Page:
England took four points from their two Nations League fixtures during this international break, edging past Iceland 1-0 before a goalless draw with Denmark.
The dismissal of Phil Foden and Mason Greenwood from the squad created plenty of discussion, while Gareth Southgate was criticised for England’s style of play.
Here, Sportsmail’s experts Chris Sutton, Martin Keown and Sami Mokbel give their verdicts on the Three Lions.
There’s much for Gareth Southgate to contemplate after England’s Nations League games
Four at the back or five?
CHRIS SUTTON: The 3-4-3 experiment against Denmark, with Kieran Trippier as left wing back and Eric Dier as a left-sided centre back, didn’t do much for me. England have an excellent attack but it was disconnected. It’s early days and I’m sure Gareth Southgate will want to look at this set-up again. It worked well at the 2018 World Cup, after all. But four is better balanced.
SAMI MOKBEL: When everyone’s available, five at the back has the potential to be very effective. The system formed the basis of England’s run to the semi-final in 2018 and can be equally impactful ahead of the Euros. It didn’t work in Copenhagen but Southgate should at least give it another go when his preferred personnel are available.
MARTIN KEOWN: We’ve seen how the back three has been used in the Premier League successfully by Sheffield United and Wolves. By Arsenal, too, who won the FA Cup. But I’ve always preferred a back four. England have a good centre-back partnership in Joe Gomez and Harry Maguire. That has the makings of a strong base in a 4-3-3 system.
In Joe Gomez and Harry Maguire, England have a good central-defensive pairing that works
One goal in 180 minutes. Where’s the creativity?
MOKBEL: Well, there was none in central midfield. Southgate’s decision to deploy two holding midfielders in Kalvin Phillips and Declan Rice against Denmark stifled the team’s creative juices.
The front three will always be a threat but getting the ball to them in the right areas is the key to unlocking the door. Two defensive midfielders isn’t the answer.
SUTTON: Yeah I agree. It’s the midfield. Against Iceland, who didn’t show any attacking intent until they fell behind late on, England were crying out for someone who could break through the lines.
Foden and James Ward-Prowse weren’t having the desired effect. That’s why I wanted to see Jack Grealish come on in that game and why I would have liked to see him get more than 14 minutes against Denmark. I’m not saying Grealish is the answer, but shouldn’t he be getting more of an opportunity?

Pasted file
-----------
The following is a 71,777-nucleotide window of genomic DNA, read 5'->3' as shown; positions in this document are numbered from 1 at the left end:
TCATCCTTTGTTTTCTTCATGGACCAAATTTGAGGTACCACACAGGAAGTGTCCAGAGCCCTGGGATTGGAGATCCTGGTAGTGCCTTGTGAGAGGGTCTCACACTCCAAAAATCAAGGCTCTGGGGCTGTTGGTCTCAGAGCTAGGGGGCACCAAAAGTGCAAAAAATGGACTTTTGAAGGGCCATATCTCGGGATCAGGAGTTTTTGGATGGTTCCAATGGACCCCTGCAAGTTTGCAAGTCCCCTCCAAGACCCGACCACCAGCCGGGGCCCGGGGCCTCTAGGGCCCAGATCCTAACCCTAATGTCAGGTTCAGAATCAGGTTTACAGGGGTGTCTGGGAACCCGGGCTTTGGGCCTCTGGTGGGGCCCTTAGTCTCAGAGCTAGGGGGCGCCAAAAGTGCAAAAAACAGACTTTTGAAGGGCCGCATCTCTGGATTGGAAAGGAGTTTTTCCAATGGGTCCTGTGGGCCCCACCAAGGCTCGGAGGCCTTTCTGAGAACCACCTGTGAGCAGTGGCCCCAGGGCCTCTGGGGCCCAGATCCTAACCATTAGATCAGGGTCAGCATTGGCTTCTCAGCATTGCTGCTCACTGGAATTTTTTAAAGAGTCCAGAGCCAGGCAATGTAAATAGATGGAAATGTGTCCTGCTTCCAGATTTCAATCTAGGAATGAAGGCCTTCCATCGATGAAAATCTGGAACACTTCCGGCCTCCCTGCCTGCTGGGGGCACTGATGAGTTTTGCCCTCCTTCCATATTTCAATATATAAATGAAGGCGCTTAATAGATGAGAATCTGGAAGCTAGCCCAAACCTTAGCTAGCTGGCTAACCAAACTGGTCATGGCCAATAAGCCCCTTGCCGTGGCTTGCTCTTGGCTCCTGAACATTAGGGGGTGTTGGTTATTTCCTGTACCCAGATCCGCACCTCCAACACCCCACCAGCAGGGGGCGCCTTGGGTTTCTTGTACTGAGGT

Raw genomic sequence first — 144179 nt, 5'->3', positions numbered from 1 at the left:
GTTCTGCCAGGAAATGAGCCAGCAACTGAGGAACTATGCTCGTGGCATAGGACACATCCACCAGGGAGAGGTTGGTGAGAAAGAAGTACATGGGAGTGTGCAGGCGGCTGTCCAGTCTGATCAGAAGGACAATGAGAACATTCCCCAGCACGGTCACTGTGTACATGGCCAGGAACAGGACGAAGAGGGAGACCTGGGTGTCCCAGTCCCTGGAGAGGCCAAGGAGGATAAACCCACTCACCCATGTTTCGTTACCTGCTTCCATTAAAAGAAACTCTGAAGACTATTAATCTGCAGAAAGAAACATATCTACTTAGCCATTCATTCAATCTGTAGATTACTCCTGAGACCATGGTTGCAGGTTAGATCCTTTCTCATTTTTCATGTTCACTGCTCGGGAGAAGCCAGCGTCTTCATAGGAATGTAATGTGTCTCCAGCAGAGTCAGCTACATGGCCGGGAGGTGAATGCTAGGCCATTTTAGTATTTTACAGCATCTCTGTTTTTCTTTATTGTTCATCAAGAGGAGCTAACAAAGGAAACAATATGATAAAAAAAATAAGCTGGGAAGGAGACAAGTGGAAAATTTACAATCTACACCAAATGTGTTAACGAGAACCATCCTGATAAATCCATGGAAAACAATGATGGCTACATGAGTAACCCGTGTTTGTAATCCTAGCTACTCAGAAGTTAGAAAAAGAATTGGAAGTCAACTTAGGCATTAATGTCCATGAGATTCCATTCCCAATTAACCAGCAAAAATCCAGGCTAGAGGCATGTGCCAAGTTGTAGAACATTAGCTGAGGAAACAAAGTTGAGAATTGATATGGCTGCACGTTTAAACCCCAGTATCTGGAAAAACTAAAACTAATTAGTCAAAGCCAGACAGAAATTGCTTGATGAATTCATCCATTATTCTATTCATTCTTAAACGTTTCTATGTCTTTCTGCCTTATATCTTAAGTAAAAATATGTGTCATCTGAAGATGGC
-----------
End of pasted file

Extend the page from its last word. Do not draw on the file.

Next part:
KEOWN: The forwards weren’t being fed in Denmark but these matches were during pre-season. We cannot ask too much of these players.
Jack Grealish should have been given more of an opportunity to help England’s creativity
What should England’s midfield be?
SUTTON: If we’re talking 4-3-3 and when everyone is fit, I’d like to see Jordan Henderson between Alex Oxlade-Chamberlain and Mason Mount.
They would complement a front three of Marcus Rashford, Harry Kane and Raheem Sterling. By the time the Euros roll around Southgate will want to be certain that he has his best midfield.
MOKBEL: In a 3-4-3: Trent Alexander-Arnold, Jordan Henderson, Phil Foden, Ben Chilwell. In a 4-3-3: Henderson, Foden and Harry Winks.
Liverpool’s Alex Oxlade-Chamberlain could have a key part to play for England when fit
Should Foden and Greenwood be picked in October?
MOKBEL: No. Their actions in Iceland were wrong on so many levels. Southgate can’t let them get away with it. If he does, it sends the wrong message.
SUTTON: I’d be amazed if they were selected even if they have shown contrition. For these two youngsters to receive another England call-up so soon after they embarrassed their manager sends the wrong message.
Mason Greenwood and Phil Foden could find themselves left out of the next England squad
Stick with Pickford in goal?
SUTTON: No goalkeeper directed more long passes into the final third than Nick Pope and Dean Henderson in the Premier League last season.
That isn’t what Southgate wants. Pickford tends to go shorter and his passing accuracy for Everton was 60.14 per cent in 2019-20 — while Pope and Henderson managed 37.57 and 36.72 per cent. But Southgate must know Pickford has been erratic for Everton.
KEOWN: Southgate trusts Pickford and the Everton goalkeeper has done well in an England shirt under him. There was a calmness about him against Denmark.
MOKBEL: I don’t think Southgate is convinced by any of his keepers. But for sake of continuity he should persist with Pickford, provided he can eradicate the errors at domestic level.
Gareth Southgate has faith in Jordan Pickford and the goalkeeper is likely to retain his place
Name one winner and loser from the games
KEOWN: Southgate is the winner. He handled players pulling out and a tricky situation with Foden and Greenwood to secure an away win and draw.
He now knows he can fall back on that three-at-the-back system and still get a result. I have to name the two youngsters who let themselves down as the losers.
MOKBEL: Winner: Conor Coady — an excellent start to his international career. Looks to have at least earned his place in Southgate’s next squad.
Loser: KyleWalker. Southgate played a straight bat to suggestions the Manchester City star’s England career is over following his red card in Iceland. But the England manager wasn’t happy.
SUTTON : Winner: Yep, Coady for me, too. And a loser? Difficult. I could go for Jadon Sancho, who was unusually low key.
Conor Coady was composed on his England debut and deserves further opportunities
Kyle Walker’s red card against Iceland could end up signalling the end of his England career
Source: Read Full Article